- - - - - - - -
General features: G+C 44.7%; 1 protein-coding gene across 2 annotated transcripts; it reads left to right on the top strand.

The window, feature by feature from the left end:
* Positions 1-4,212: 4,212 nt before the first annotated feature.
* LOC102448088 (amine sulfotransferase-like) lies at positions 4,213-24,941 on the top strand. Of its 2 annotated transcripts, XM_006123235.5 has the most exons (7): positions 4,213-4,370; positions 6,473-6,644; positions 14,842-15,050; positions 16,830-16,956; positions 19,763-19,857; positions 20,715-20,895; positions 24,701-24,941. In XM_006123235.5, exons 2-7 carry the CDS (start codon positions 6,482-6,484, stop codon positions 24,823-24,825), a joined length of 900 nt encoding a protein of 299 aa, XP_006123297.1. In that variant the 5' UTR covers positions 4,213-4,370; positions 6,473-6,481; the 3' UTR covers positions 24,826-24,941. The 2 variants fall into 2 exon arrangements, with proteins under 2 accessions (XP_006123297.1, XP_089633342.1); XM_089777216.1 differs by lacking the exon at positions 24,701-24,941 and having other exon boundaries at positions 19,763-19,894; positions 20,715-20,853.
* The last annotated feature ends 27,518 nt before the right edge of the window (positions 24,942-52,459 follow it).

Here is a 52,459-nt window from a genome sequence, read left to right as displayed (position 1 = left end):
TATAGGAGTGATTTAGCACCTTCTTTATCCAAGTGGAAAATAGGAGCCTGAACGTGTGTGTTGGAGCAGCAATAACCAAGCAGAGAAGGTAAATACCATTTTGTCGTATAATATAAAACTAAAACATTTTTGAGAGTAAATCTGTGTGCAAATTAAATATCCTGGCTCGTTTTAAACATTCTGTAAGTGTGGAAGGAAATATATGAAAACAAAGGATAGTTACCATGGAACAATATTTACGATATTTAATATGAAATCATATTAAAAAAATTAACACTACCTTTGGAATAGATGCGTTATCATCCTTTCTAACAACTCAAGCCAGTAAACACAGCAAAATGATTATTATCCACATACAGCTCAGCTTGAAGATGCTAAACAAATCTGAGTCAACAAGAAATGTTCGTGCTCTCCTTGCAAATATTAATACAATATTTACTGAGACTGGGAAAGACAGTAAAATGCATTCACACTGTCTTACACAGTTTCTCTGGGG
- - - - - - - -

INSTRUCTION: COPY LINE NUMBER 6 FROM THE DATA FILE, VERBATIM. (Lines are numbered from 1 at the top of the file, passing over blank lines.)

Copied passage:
Here is a 52,459-nt window from a genome sequence, read left to right as displayed (position 1 = left end):